Raising minimum wage doesn't help anybody. When you raise minimum wage, employer hand it along to the purchaser. If that purchaser is a middle man, he hands it along to the end user. Eventually somebody pays for it. If the minimum wage is raised at places like McD's and WalMart, those companies will just pass it along to the consumers. If you raise the minimum wage significantly, then employers have to raise payscales for those within a range just above minimum wage. So costs of purchasing necessary items goes up even more. Imagine if minimum wage were doubled. Everything from hamburgers to underwear would jump in price immediately. Also imagine if you worked hard for a college degree, got your first job and then found out that high school dropouts were going to make the same as you. The unfairness would incite other wage increases and raise prices even more. Raising minimum wage only encourages employers to outsource more jobs to foreign countries. It becomes a vicious cycle in which everybody, especially those at the bottom of the pay scale, lose in terms of "real" dollars.

  • killpack Sandy, UT
    Dec. 10, 2013 8:58 p.m.

    Rustymommy,

    The worst to fare in a minimum wage hike would be the poorest, least skilled workers among us. If the minimum wage is raised to $15/hour, McDonalds will fire the bottom 10-20% performing workers who are simply not worth $15/hour, and replace them with their managers. Junior corporate management would replace the store managers. If your in high school looking for a burger flipper job, forget about it. Not for $15/hour.

  • wrz Phoenix, AZ
    Dec. 10, 2013 10:02 p.m.

    @gittalopctbi:
    "Minimum wage should not even exist."

    Agreed. If we had no minimum wages we would likely have an abundance of manufacturing jobs lost to overseas due to the US's high wages and benefits... including those negotiated by unions.

    Foreigners are taking our jobs because it costs too much to produce in the US. Even a certain US newspaper uses foreign labor. Call in when you get missed for a home delivery, you'll get a foreigner... while we've millions of unemployed Americans sucking up $billions on unemployment.

    @dski:
    "Meanwhile, I will not take any job, only the job I like."

    So, what will you do to put food on the table and pay the rent? You can't stay unemployed forever. Even unemployment runs out after 99 weeks.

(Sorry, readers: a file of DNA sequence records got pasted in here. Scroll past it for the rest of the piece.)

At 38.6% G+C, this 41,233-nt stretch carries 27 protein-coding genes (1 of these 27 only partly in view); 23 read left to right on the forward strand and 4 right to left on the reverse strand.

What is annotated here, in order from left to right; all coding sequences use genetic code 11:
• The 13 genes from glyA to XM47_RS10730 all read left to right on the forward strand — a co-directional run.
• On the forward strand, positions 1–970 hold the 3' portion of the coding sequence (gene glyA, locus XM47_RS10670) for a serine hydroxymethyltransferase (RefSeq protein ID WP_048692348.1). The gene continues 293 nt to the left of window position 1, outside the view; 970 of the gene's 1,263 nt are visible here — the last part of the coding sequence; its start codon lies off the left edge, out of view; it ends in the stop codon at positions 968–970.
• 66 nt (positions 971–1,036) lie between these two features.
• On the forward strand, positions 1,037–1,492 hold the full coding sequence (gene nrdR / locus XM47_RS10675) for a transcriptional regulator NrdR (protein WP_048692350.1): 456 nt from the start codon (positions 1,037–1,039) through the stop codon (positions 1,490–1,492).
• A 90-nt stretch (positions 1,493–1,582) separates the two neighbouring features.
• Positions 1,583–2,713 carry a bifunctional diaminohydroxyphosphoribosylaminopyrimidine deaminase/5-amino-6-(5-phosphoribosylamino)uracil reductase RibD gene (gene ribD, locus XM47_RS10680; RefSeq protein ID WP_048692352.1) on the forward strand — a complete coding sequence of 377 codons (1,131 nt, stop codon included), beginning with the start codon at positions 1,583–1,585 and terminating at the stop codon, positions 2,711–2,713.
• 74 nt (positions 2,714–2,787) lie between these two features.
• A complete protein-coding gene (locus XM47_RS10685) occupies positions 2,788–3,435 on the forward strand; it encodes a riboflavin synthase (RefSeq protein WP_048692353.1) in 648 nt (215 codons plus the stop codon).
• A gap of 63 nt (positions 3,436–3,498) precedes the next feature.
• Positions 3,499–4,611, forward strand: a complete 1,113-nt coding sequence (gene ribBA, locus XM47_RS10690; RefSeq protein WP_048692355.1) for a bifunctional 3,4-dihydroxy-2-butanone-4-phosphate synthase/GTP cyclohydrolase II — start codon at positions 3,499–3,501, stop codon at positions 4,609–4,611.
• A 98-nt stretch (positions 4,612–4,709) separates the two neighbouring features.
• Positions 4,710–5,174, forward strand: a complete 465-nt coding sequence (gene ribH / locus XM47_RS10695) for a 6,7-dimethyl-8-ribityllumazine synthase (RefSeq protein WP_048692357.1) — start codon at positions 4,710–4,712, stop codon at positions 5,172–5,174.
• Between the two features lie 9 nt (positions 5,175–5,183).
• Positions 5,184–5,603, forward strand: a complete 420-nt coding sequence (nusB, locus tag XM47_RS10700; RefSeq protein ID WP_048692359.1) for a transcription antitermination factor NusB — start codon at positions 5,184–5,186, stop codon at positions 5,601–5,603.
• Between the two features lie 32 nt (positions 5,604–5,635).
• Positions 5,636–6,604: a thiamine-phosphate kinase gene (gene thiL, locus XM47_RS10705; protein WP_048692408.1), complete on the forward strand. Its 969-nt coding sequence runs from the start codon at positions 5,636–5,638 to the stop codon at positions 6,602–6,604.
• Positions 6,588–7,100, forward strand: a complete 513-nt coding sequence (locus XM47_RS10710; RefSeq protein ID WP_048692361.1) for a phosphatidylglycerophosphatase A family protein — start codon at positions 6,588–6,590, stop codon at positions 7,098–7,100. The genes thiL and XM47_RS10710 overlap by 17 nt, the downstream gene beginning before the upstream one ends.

@Itsjstmeagain:
    "... too many workers are also on food stamps and other taxpayer paid subsidized programs."

    Government interference is what ruins our economic system.

  • RichardB Murray, UT
    Dec. 10, 2013 10:39 p.m.

    Heard the same arguments back in the late sixties. The only way to lessen the gap between rich and poor is to raise wages. Giving entitlements in their place, subsidized by taxpayers doesn't work.

    Australia and other countries have A higher minimum wage, most have better economies than the US.

  • mark Salt Lake City, UT
    Dec. 10, 2013 11:40 p.m.

    Redshirt, listing a number of foreign countries has nothing to do with rather or not conservatives really understand economics.

    They don't. For instance:

    "The problem is that if you want to find a "hard working fast food employee, or honest small business owner" you will find a conservative."

    See, here is a conservative, you, that thinks political persuasion has something to do with work ethic. It doesn't.

    "If an employer doesn't think someone's contribution to his business will be worth as much as the minimum wage, he won't hire them, whereas if he could pay them less, he might."

    An employer will hire someone if he has a demand to fill.

    Everything rustymommy said.

    "The worst to fare in a minimum wage hike would be the poorest, least skilled workers among us."

    Really?

    And the example of what McDonalds would do, absolutely ludicrous.

    "If we had no minimum wages we would likely (not) have an abundance of manufacturing jobs lost to overseas due to the US's high wages and benefits. . ."

    This person really thinks the US should compete with China in wages?

    See? Conservatives really have no clue about economics.

  • 1978 Salt Lake City, UT
    Dec. 11, 2013 7:07 a.m.

    To my liberal friends - If income equality is the goal then you need to adopt the economic plan of communist countries where everyone by U.S. standards are poor, but at least their equal! I'll bet you think that Cuba or North Korea are a paradise.